FR2720558A1 (en) * 1994-05-31 1995-12-01 Cit Alcatel redundant power supply system.
US5625519A (en) * 1990-10-12 1997-04-29 Raychem Limited Circuit protection arrangement
US5729418A (en) * 1996-08-29 1998-03-17 Supertex, Inc. High voltage current limiting protection circuit and method therefor
US5742463A (en) * 1993-07-01 1998-04-21 The University Of Queensland Protection device using field effect transistors
US5761019A (en) * 1996-01-11 1998-06-02 L.Vad Technology, Inc. Medical current limiter
EP0893867A2 (en) * 1997-07-22 1999-01-27 Soc Corporation Resettable overcurrent protective circuit
US6069950A (en) * 1997-11-06 2000-05-30 Lucent Technologies Inc. Dual-limit current-limiting battery-feed circuit for a digital line
US6118641A (en) * 1991-01-07 2000-09-12 Raychem Limited Overcurrent protection device
EP1087441A2 (en) * 1999-09-22 2001-03-28 Kabushiki Kaisha Toshiba Stacked mosfet protection circuit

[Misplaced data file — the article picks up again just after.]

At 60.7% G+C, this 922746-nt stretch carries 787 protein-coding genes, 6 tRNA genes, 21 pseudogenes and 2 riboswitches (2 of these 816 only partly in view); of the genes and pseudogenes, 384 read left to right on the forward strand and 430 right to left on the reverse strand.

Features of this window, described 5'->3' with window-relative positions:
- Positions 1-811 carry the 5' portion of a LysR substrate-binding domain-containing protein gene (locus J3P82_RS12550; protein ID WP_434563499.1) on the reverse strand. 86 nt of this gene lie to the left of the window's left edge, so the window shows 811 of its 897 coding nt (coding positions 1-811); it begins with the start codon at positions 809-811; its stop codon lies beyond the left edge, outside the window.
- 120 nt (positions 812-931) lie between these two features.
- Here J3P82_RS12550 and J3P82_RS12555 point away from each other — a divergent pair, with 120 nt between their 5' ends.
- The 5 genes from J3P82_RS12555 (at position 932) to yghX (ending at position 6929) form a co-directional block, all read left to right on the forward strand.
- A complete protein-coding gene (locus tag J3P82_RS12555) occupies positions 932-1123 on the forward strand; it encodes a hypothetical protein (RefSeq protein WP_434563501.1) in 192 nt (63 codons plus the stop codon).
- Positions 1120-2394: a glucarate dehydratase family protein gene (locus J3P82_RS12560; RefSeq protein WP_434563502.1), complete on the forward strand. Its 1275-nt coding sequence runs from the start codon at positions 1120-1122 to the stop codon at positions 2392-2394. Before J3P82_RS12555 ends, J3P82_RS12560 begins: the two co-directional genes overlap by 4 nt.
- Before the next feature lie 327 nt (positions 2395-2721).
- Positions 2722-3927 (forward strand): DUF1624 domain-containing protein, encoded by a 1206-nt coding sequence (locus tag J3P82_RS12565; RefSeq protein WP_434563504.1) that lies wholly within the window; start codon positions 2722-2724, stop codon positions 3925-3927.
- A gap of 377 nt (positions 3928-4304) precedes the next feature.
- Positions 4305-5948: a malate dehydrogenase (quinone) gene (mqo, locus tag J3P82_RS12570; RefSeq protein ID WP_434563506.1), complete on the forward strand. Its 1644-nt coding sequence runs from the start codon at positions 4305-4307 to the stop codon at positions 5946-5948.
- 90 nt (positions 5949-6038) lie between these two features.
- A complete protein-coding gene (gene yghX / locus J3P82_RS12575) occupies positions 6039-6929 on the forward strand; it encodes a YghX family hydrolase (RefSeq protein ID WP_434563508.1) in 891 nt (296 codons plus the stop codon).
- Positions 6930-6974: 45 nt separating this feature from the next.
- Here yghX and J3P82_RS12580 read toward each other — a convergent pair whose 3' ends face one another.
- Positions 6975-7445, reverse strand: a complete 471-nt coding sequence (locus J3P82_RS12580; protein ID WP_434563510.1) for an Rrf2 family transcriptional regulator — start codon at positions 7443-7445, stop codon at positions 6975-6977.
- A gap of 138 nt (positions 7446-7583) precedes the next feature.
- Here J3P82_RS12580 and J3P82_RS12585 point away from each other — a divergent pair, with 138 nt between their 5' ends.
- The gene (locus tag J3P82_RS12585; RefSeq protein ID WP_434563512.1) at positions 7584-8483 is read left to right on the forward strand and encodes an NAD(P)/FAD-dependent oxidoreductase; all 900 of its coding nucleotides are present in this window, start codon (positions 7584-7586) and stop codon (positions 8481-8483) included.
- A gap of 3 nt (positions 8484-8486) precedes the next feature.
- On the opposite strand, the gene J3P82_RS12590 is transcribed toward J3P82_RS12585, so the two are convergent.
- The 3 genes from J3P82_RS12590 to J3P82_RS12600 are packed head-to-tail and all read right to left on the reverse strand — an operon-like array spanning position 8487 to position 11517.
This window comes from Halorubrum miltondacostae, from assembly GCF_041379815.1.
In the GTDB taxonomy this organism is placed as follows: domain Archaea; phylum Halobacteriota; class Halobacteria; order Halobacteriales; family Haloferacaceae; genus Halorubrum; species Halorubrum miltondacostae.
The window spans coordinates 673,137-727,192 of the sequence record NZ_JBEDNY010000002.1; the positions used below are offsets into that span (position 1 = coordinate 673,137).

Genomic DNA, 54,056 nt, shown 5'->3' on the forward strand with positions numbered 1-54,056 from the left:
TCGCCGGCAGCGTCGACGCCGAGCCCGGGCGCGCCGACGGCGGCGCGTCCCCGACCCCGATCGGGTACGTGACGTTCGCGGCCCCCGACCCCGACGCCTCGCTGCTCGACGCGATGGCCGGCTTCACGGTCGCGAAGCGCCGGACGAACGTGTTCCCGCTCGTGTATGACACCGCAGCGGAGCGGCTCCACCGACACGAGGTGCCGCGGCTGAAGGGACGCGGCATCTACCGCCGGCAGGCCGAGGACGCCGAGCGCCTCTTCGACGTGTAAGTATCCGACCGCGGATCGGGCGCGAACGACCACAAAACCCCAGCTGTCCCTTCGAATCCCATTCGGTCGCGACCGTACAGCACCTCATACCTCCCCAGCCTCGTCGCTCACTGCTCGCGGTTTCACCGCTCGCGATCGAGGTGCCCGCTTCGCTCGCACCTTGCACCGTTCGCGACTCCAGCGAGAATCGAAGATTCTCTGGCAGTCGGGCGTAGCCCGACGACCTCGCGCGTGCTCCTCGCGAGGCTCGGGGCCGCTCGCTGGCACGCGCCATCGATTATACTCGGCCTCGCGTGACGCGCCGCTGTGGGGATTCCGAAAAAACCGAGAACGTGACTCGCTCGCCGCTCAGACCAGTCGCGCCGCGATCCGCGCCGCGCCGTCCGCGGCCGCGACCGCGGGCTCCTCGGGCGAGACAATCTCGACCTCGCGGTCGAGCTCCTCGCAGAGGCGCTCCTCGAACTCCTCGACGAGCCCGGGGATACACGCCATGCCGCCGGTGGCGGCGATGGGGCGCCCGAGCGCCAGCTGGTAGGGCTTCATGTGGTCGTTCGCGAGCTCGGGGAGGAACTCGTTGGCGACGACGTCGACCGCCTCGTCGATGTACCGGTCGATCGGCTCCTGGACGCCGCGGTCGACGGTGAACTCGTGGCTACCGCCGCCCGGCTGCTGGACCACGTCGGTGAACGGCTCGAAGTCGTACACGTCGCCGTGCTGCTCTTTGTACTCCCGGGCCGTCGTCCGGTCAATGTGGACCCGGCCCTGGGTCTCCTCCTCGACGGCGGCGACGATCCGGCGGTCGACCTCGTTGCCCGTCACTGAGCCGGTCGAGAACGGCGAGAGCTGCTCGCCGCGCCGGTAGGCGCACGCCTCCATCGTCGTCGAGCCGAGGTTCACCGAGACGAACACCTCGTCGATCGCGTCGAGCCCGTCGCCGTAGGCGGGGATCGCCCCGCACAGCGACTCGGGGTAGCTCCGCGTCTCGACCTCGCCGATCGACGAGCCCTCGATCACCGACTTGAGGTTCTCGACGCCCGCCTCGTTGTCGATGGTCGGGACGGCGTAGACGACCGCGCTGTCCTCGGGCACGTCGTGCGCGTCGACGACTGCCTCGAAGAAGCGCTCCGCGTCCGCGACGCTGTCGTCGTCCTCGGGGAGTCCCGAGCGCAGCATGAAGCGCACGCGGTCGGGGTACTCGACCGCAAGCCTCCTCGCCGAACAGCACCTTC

EP1168449A2 (en) * 2000-06-30 2002-01-02 Shindengen Electric Manufacturing Company, Limited Zweipol-halbleiter-überstromschutz
US20020125507A1 (en) * 2001-03-07 2002-09-12 Washburn James Ray Interruptable high-voltage current limiter suitable for monolithic integration
EP1325605A1 (en) * 2000-08-10 2003-07-09 Paradyne Corporation Filter system and method to suppress interference imposed upon a frequency-division multiplexed channel
WO2003058790A1 (en) * 2002-01-07 2003-07-17 Simmonds Precision Products, Inc. Transient suppression apparatus for potentially explosive environments
US6714393B2 (en) 2002-01-07 2004-03-30 Simmonds Precision Products, Inc. Transient suppression apparatus for potentially explosive environments
US6744883B1 (en) 1999-01-12 2004-06-01 Paradyne Corporation Filter system and method to suppress interference imposed upon a frequency-division multiplexed channel